You have A LOT on your plate as a healthcare administrator in 2023. From an increase in workplace violence and the need to keep medications out of unauthorized hands, to an abundance of private data to keep safe and costly medical equipment and supplies to protect, it might feel like your to-do list goes on and on.
And, we don’t have to tell you, but the healthcare sector is expanding and evolving at an increasingly rapid pace.
Forbes says the number of older Americans will [peak] in 2030 at roughly 56 million adults. The Association of American Medical Colleges (AAMC) says hospitals across the country are upgrading their campuses, equipment, and emergency plans to “[prepare] for more frequent and severe weather events,” such as rising overall temperatures and an increased number of hurricanes, blizzards, and floods.
Becker’s Hospital Review recently asked 66 U.S. healthcare executives how their organizations will grow over the next few years. Predictably, many have plans to increase their physical footprints.
David L. Callender, MD, told Becker’s that Memorial Hermann Health System in Houston, will be “[eliminating] barriers to access by expanding urgent care throughout the communities [they] serve.”
In Milwaukee, Froedtert Health is increasing its community-based service offerings because more people are now “seeking care close to where they live, as opposed to close to where they work,” Mark Behl, MHA, MBA, told Becker’s. “[Our] strategy is about getting the right care, to the right patient, at the right location (which is most convenient for them),” he explained.
Colin LeClair, CEO of Connections Health Solutions in Phoenix, explained to Becker’s how his organization will bring more immediate-access behavioral health crisis care to three metropolitan areas by opening a number of psychiatric emergency treatment centers next year. “Our upcoming and future growth is fueled, in part, by the launch of the 988 crisis line and the recognition that for crisis care to be most effective, people in crisis need someone to respond and a place to go,” he said.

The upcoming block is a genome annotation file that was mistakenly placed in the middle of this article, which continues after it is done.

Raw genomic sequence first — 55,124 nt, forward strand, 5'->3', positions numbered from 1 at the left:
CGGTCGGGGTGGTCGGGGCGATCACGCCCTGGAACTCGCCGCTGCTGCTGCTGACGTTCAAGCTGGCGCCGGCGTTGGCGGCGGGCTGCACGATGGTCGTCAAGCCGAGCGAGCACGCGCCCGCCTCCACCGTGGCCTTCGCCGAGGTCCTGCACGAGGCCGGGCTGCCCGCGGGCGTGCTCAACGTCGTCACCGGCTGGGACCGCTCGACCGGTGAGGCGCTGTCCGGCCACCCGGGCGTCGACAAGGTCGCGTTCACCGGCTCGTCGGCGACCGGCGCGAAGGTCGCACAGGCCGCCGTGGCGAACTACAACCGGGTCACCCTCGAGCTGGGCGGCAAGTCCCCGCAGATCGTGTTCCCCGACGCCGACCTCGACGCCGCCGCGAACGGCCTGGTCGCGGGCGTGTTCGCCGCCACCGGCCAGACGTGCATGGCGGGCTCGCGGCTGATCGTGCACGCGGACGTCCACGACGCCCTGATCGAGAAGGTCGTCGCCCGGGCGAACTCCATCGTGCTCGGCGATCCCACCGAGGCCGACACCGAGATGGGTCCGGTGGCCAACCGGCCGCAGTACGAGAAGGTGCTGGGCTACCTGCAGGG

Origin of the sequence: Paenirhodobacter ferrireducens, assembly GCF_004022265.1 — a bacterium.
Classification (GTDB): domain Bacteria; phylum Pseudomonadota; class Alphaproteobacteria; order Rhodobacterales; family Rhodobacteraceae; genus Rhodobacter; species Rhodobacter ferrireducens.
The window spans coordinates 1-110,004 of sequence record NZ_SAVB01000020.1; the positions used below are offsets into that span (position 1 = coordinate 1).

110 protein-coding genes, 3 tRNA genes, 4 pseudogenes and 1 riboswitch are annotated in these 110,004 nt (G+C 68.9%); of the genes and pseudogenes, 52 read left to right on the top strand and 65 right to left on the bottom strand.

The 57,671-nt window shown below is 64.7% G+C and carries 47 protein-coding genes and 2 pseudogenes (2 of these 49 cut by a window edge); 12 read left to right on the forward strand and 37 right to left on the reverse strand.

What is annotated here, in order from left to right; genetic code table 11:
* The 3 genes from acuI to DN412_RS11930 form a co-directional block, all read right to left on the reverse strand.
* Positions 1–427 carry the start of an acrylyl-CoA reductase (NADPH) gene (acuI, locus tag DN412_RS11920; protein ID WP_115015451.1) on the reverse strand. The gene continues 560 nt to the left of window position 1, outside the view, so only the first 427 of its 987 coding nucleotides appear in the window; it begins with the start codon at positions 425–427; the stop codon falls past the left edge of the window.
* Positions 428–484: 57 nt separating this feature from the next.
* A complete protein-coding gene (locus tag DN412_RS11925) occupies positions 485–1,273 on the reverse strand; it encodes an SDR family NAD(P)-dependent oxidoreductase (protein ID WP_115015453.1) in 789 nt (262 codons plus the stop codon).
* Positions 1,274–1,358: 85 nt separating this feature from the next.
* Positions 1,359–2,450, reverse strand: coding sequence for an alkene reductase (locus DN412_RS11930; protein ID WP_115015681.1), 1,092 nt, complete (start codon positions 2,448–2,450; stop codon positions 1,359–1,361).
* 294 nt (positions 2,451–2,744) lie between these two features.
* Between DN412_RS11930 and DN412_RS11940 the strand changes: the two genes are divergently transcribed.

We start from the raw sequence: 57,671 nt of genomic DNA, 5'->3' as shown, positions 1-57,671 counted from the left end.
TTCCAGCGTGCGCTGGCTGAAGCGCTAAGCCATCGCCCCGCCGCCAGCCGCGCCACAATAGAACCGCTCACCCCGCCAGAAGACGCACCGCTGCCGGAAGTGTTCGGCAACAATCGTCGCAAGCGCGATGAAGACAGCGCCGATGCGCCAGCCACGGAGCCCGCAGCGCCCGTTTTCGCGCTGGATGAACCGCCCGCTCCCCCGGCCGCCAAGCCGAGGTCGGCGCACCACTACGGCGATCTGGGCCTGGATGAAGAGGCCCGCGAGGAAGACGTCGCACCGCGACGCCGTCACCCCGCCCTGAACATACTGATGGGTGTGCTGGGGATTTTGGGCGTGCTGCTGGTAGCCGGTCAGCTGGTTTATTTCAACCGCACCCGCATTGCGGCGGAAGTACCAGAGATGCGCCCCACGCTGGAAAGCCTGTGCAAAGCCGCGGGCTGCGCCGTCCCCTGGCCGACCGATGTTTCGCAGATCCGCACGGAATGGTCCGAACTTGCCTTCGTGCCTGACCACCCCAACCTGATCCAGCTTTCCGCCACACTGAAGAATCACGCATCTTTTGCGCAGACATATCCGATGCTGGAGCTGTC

And Paul Hinchey, MD, shared with Becker’s how University Hospitals in Cleveland continues to bring care closer to patients, including through a new Level II special care neonatal unit in an accessible location, a center devoted to men’s health, and “one of the most advanced sports performance centers in the nation.”
Each of these intended projects pursues the ultimate goal for any health system — bringing care closer to patients. They also increase the number of people, places, and things needing protection.
Electronic and cloud-based access control is changing how healthcare organizations centralize and secure their facilities. Thousands of providers across the U.S. are benefitting from the ability to manage multiple sites from a single web interface, have more confidence in their access records, and share data across departments.
Through connections with their corporate identity access management (IAM) systems, healthcare providers are linking their growing physical and digital access environments to gain an integrated view of all access points in a single location.
At Brivo, we are proud to have served the healthcare industry for more than 20 years. Helping you get a 360-degree view of your facilities and networks will be our privilege.
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